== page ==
International court to inquire into Kenya's election violence


KENYAN POLITICIANS face the possibility of indictment for crimes against humanity after the International Criminal Court in The Hague ordered an investigation into the country’s post-election violence.

More than 1,000 people were killed in unrest after a general election in December 2007. Allegations that Mwai Kibaki, the president, had rigged his way to victory triggered the violence, which escalated along ethnic lines and prompted more than 350,000 people to flee their homes.

Two out of three judges in the ICC’s pre-trial chamber yesterday ruled in favour of an application for a formal investigation made by Luis Moreno-Ocampo, the chief prosecutor.

Several Kenyan cabinet ministers are believed to be among those suspected of orchestrating the violence. Their names were on a secret list compiled by Kenya’s human rights commission and handed to Mr Moreno-Ocampo in July.

As a signatory to the Rome Statute which created the ICC, Kenya would be legally obliged to hand over any politicians for trial if they were charged.

The country is governed by a fragile coalition between Mr Kibaki and Raila Odinga – his leading opponent, who serves as prime minister.

If senior politicians were indicted, analysts fear it could threaten the government’s survival. Both Mr Kibaki and Mr Odinga have promised to co-operate with the ICC.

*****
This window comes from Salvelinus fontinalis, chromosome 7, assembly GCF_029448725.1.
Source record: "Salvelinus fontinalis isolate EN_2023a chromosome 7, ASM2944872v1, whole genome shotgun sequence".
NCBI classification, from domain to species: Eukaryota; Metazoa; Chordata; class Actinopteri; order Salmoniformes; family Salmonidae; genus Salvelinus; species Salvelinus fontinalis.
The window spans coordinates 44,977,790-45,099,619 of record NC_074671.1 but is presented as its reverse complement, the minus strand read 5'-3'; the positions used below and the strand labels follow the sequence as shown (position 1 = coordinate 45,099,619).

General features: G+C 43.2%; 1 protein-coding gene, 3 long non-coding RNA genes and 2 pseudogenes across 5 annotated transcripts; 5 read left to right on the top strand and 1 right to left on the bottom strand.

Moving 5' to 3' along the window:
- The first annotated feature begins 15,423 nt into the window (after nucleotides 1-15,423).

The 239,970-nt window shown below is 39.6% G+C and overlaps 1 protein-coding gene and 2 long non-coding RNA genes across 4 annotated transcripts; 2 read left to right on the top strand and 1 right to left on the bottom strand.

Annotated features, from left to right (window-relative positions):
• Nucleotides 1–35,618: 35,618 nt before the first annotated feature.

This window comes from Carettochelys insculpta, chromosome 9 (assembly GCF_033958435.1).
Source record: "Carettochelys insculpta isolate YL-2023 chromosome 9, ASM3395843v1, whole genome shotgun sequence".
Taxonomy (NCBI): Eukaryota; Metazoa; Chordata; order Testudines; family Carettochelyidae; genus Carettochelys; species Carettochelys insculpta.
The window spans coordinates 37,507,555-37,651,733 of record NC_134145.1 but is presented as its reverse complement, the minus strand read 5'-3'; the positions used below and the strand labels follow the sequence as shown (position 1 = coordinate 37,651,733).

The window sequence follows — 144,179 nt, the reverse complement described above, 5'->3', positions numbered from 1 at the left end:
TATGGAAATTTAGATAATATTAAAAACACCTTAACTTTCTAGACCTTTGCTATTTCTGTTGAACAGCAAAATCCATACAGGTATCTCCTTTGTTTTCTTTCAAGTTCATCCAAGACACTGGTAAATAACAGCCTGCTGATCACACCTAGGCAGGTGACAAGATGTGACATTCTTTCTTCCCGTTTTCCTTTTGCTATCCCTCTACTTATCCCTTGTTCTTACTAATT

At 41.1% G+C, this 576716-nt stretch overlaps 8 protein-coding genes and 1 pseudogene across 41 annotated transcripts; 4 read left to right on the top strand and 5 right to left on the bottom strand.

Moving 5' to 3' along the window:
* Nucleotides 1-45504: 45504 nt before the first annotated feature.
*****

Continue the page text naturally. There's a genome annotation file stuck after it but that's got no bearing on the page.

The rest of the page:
The ruling represents a departure for the ICC, which was established in 2002 with a mandate only to intervene if national legal systems were unable or unwilling to investigate and prosecute.

This is also the first time the court has opened an investigation without a referral either by a national government or the UN Security Council.

Mr Moreno-Ocampo, who has said political leaders in Kenya organised and financed attacks on civilians, welcomed the ruling, saying it meant “there will be no impunity for those most responsible”.

He added: “The ICC will do its part, but Kenyans will be in the lead.” The court said the two judges decided there was “a reasonable basis to believe that crimes against humanity have been committed”, but added that the decision took into account “the low threshold [of evidence] applicable at this stage”.

However, a third judge issued a dissenting opinion, saying there was not enough evidence to show the killings and violence represented “a policy stemming from a state or an organisation”, which he saw as fundamental to the court’s definition of a crime against humanity.

Kenya’s own government failed to create a local tribunal to hold accountable those responsible for the violence. Because the country was unwilling or unable to take this step, an opening was created for the ICC. – (Copyright The Financial Times Limited 2010)